A criminal record doesn't necessarily prevent you from landing a job

If you have a criminal record, you might think it's impossible to land a decent job that pays well. But that's not always the case. There are ways and means of approaching this tricky subject that can work to your advantage – as long as you know where to start. Read on to find out how to get a job with a criminal record and prove to prospective employers that you've turned your life around.

What are spent and unspent convictions?

The Rehabilitation of Offenders Act 1974 (ROA) states that most convictions, reprimands, final warnings, and cautions must be classed as “spent” after a certain period of time, known as the “rehabilitation period.” The rehabilitation period depends on the crime and the sentence or punishment received. You can refer to the government's rehabilitation period table here

In short, a conviction is declared “spent” if its rehabilitation period has passed; otherwise it's still considered as “unspent.”

Do all employers check for criminal records?

Any employer can request a basic Disclosure and Barring Service (DBS) check as part of their hiring process. Also called a “basic disclosure,” this top-level check will only disclose unspent convictions and conditional cautions. Spent convictions won't appear on the basic DBS check.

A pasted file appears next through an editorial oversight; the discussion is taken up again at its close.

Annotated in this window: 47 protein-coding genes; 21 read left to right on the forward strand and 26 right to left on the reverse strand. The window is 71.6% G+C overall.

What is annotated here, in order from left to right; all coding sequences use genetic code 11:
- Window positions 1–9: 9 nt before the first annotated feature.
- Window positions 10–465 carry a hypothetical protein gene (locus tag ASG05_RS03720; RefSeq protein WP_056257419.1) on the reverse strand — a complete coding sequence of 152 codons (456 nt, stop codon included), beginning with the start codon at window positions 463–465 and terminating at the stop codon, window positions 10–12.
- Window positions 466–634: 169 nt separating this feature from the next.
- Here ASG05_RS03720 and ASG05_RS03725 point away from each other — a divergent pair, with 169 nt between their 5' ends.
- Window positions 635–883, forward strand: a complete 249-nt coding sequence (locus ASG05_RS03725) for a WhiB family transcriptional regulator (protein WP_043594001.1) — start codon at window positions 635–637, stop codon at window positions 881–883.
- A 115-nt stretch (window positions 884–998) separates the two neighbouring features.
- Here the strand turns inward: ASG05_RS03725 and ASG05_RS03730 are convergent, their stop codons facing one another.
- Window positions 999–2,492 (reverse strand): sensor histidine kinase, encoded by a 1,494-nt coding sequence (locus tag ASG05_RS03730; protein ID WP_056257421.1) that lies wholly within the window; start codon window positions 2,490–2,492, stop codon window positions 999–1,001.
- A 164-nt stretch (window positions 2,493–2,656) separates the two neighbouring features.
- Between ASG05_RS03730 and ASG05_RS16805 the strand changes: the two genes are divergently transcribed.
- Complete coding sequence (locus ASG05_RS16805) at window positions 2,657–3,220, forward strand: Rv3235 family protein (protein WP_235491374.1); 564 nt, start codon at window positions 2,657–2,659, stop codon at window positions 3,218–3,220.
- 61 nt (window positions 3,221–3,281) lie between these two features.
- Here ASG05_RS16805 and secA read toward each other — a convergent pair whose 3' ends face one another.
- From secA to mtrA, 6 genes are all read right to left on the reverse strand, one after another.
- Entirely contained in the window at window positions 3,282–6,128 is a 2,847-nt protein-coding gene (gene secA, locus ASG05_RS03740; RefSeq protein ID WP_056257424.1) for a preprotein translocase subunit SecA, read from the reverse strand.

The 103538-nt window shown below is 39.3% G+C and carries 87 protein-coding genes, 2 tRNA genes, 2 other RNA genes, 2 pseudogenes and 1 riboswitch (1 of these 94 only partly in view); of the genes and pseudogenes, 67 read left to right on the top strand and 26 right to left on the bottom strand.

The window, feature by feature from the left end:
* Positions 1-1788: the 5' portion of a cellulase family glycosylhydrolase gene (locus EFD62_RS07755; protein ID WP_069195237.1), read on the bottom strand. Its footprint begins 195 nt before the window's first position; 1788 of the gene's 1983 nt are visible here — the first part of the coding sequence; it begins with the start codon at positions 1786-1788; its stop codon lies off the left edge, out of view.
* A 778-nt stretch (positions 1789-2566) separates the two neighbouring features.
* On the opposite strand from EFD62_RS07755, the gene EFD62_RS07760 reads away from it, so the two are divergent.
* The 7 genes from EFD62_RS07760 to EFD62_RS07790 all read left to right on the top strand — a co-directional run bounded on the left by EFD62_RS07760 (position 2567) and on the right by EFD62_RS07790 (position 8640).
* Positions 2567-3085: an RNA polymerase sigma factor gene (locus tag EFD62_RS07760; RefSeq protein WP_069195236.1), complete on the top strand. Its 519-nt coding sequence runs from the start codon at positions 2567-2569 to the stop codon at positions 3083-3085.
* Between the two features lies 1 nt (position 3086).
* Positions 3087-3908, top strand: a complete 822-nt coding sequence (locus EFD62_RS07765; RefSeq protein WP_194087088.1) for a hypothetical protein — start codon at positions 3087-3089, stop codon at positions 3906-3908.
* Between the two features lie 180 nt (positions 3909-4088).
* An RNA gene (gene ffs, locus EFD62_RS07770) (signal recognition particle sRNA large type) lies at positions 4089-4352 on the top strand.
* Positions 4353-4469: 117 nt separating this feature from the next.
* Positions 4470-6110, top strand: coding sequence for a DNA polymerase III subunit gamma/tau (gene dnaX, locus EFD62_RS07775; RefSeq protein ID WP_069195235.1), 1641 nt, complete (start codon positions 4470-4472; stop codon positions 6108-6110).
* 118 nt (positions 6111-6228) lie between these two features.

Do I legally have to disclose my criminal record?

According to the ROA, if you have a spent conviction, you're not legally required to declare your criminal record.

That said, some roles are exempt from ROA legislation, such as those that involve working with vulnerable individuals as well as handling legal or financial information. This means that when making hiring decisions, the employer can consider information about an applicant's spent and unspent convictions, reprimands, final warnings, and cautions that aren't protected (or filtered out) by the provisions set out in the Exceptions Order.

Additionally, there are three levels of checks that these employers could request, and they are dependent on the role:

  • Standard DBS check: Provides records of spent and unspent convictions, as well as adult cautions, from the Police National Computer, which aren't subject to filtering. Roles may include security guards and legal professionals.